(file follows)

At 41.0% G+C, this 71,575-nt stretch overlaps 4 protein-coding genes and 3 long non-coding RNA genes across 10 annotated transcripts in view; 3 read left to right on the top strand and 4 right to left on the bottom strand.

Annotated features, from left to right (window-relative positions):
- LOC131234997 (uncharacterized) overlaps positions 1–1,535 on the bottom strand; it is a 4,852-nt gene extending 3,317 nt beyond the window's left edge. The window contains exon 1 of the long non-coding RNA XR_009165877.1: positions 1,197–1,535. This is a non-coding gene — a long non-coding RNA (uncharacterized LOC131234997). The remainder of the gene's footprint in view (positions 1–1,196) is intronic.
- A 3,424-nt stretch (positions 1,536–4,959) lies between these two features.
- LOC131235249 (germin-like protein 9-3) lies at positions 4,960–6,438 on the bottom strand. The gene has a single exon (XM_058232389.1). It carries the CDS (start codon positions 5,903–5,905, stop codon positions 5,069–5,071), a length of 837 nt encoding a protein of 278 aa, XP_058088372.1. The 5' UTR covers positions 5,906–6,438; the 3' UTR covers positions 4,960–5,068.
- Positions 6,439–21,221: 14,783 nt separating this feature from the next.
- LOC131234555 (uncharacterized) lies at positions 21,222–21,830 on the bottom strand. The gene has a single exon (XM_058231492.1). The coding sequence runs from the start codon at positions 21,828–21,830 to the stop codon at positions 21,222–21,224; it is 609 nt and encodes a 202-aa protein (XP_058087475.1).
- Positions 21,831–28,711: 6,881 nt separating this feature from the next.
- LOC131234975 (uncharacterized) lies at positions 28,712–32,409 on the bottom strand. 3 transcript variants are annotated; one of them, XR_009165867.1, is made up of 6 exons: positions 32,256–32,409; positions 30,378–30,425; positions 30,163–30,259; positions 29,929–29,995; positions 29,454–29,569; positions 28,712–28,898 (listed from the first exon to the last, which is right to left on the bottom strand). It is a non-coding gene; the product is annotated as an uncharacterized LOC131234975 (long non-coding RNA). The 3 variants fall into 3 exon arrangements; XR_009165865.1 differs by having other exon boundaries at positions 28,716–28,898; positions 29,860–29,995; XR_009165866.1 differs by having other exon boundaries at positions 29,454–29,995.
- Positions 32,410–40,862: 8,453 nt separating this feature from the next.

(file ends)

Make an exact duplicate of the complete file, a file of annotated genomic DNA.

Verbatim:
At 41.0% G+C, this 71,575-nt stretch overlaps 4 protein-coding genes and 3 long non-coding RNA genes across 10 annotated transcripts in view; 3 read left to right on the top strand and 4 right to left on the bottom strand.

Annotated features, from left to right (window-relative positions):
- LOC131234997 (uncharacterized) overlaps positions 1–1,535 on the bottom strand; it is a 4,852-nt gene extending 3,317 nt beyond the window's left edge. The window contains exon 1 of the long non-coding RNA XR_009165877.1: positions 1,197–1,535. This is a non-coding gene — a long non-coding RNA (uncharacterized LOC131234997). The remainder of the gene's footprint in view (positions 1–1,196) is intronic.
- A 3,424-nt stretch (positions 1,536–4,959) lies between these two features.
- LOC131235249 (germin-like protein 9-3) lies at positions 4,960–6,438 on the bottom strand. The gene has a single exon (XM_058232389.1). It carries the CDS (start codon positions 5,903–5,905, stop codon positions 5,069–5,071), a length of 837 nt encoding a protein of 278 aa, XP_058088372.1. The 5' UTR covers positions 5,906–6,438; the 3' UTR covers positions 4,960–5,068.
- Positions 6,439–21,221: 14,783 nt separating this feature from the next.
- LOC131234555 (uncharacterized) lies at positions 21,222–21,830 on the bottom strand. The gene has a single exon (XM_058231492.1). The coding sequence runs from the start codon at positions 21,828–21,830 to the stop codon at positions 21,222–21,224; it is 609 nt and encodes a 202-aa protein (XP_058087475.1).
- Positions 21,831–28,711: 6,881 nt separating this feature from the next.
- LOC131234975 (uncharacterized) lies at positions 28,712–32,409 on the bottom strand. 3 transcript variants are annotated; one of them, XR_009165867.1, is made up of 6 exons: positions 32,256–32,409; positions 30,378–30,425; positions 30,163–30,259; positions 29,929–29,995; positions 29,454–29,569; positions 28,712–28,898 (listed from the first exon to the last, which is right to left on the bottom strand). It is a non-coding gene; the product is annotated as an uncharacterized LOC131234975 (long non-coding RNA). The 3 variants fall into 3 exon arrangements; XR_009165865.1 differs by having other exon boundaries at positions 28,716–28,898; positions 29,860–29,995; XR_009165866.1 differs by having other exon boundaries at positions 29,454–29,995.
- Positions 32,410–40,862: 8,453 nt separating this feature from the next.